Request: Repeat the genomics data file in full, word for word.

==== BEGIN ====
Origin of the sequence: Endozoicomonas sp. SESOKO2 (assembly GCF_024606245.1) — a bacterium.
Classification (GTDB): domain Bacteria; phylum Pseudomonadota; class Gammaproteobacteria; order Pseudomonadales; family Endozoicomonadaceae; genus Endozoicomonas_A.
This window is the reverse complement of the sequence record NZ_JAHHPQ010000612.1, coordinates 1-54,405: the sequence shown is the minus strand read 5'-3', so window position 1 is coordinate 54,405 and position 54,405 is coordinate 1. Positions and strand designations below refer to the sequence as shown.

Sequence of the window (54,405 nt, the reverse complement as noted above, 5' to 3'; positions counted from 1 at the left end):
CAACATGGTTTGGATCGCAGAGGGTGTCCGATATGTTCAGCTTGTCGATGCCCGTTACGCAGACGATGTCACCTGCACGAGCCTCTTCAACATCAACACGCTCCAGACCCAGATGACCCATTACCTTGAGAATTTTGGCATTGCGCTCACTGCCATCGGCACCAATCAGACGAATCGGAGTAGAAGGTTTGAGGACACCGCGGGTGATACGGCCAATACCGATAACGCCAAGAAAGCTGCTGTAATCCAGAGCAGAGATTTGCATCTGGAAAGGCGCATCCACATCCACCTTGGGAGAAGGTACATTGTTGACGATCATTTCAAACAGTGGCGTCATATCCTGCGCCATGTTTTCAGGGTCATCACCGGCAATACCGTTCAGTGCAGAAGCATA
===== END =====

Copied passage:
Origin of the sequence: Endozoicomonas sp. SESOKO2 (assembly GCF_024606245.1) — a bacterium.
Classification (GTDB): domain Bacteria; phylum Pseudomonadota; class Gammaproteobacteria; order Pseudomonadales; family Endozoicomonadaceae; genus Endozoicomonas_A.
This window is the reverse complement of the sequence record NZ_JAHHPQ010000612.1, coordinates 1-54,405: the sequence shown is the minus strand read 5'-3', so window position 1 is coordinate 54,405 and position 54,405 is coordinate 1. Positions and strand designations below refer to the sequence as shown.

Sequence of the window (54,405 nt, the reverse complement as noted above, 5' to 3'; positions counted from 1 at the left end):
CAACATGGTTTGGATCGCAGAGGGTGTCCGATATGTTCAGCTTGTCGATGCCCGTTACGCAGACGATGTCACCTGCACGAGCCTCTTCAACATCAACACGCTCCAGACCCAGATGACCCATTACCTTGAGAATTTTGGCATTGCGCTCACTGCCATCGGCACCAATCAGACGAATCGGAGTAGAAGGTTTGAGGACACCGCGGGTGATACGGCCAATACCGATAACGCCAAGAAAGCTGCTGTAATCCAGAGCAGAGATTTGCATCTGGAAAGGCGCATCCACATCCACCTTGGGAGAAGGTACATTGTTGACGATCATTTCAAACAGTGGCGTCATATCCTGCGCCATGTTTTCAGGGTCATCACCGGCAATACCGTTCAGTGCAGAAGCATA